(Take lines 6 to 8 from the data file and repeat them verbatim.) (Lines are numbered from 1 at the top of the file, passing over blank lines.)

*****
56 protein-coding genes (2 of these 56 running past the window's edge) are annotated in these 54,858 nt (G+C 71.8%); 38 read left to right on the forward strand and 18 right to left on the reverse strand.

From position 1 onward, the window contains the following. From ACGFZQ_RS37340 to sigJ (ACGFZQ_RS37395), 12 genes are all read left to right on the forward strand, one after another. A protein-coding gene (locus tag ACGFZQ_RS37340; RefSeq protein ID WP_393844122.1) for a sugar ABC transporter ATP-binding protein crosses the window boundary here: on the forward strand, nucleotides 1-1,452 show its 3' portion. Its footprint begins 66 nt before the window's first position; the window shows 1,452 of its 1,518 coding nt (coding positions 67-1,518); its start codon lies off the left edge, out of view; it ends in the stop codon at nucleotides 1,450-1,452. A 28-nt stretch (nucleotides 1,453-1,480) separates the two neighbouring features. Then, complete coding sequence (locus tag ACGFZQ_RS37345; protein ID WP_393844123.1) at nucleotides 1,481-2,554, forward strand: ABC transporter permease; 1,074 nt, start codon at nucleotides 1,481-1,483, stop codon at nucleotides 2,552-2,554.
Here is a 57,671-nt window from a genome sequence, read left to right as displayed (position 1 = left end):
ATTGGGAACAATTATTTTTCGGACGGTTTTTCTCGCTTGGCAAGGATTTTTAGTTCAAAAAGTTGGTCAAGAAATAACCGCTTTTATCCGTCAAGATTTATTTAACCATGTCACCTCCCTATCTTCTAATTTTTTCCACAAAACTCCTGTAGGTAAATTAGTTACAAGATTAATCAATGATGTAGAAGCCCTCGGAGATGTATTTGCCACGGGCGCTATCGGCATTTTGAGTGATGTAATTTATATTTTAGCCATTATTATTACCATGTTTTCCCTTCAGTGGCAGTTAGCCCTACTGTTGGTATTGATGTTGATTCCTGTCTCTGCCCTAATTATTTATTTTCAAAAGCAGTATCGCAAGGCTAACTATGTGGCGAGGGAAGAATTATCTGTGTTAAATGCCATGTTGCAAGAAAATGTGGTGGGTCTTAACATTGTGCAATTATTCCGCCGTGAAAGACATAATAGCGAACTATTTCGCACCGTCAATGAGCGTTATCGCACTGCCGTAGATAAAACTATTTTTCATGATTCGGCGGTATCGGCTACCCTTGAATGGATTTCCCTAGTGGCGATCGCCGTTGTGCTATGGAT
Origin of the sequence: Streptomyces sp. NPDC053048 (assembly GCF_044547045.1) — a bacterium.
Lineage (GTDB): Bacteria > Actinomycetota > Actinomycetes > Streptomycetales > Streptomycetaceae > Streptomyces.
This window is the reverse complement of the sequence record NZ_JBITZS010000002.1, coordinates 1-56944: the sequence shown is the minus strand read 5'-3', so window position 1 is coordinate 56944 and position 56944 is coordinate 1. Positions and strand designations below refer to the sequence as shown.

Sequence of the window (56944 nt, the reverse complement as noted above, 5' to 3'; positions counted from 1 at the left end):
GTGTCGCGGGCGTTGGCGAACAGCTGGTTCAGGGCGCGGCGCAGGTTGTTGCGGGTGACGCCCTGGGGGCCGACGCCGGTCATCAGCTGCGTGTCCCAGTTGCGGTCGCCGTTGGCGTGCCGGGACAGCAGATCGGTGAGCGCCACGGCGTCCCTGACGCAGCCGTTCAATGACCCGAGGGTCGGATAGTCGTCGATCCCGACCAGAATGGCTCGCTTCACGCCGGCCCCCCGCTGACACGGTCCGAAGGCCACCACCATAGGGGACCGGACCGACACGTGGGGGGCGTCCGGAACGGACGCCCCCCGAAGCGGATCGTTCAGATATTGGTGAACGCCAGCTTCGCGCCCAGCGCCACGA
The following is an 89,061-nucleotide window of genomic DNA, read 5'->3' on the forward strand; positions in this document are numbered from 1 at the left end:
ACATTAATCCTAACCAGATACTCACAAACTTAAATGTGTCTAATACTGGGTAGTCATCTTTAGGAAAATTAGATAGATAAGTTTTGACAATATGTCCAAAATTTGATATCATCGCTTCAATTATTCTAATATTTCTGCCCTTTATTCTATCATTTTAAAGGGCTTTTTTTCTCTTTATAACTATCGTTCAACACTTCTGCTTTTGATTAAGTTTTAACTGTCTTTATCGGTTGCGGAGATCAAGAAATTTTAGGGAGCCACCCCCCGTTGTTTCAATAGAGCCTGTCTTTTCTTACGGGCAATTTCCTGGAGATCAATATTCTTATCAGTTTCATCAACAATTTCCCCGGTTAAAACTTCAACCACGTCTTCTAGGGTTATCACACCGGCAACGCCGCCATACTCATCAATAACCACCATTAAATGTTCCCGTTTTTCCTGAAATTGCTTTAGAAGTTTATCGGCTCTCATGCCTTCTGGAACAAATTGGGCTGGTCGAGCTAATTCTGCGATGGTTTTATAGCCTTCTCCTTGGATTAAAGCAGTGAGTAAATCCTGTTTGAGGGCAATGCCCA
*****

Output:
Lineage (GTDB): Bacteria > Actinomycetota > Actinomycetes > Streptomycetales > Streptomycetaceae > Streptomyces.
This window is the reverse complement of the sequence record NZ_JBITZS010000002.1, coordinates 1-56944: the sequence shown is the minus strand read 5'-3', so window position 1 is coordinate 56944 and position 56944 is coordinate 1. Positions and strand designations below refer to the sequence as shown.

Sequence of the window (56944 nt, the reverse complement as noted above, 5' to 3'; positions counted from 1 at the left end):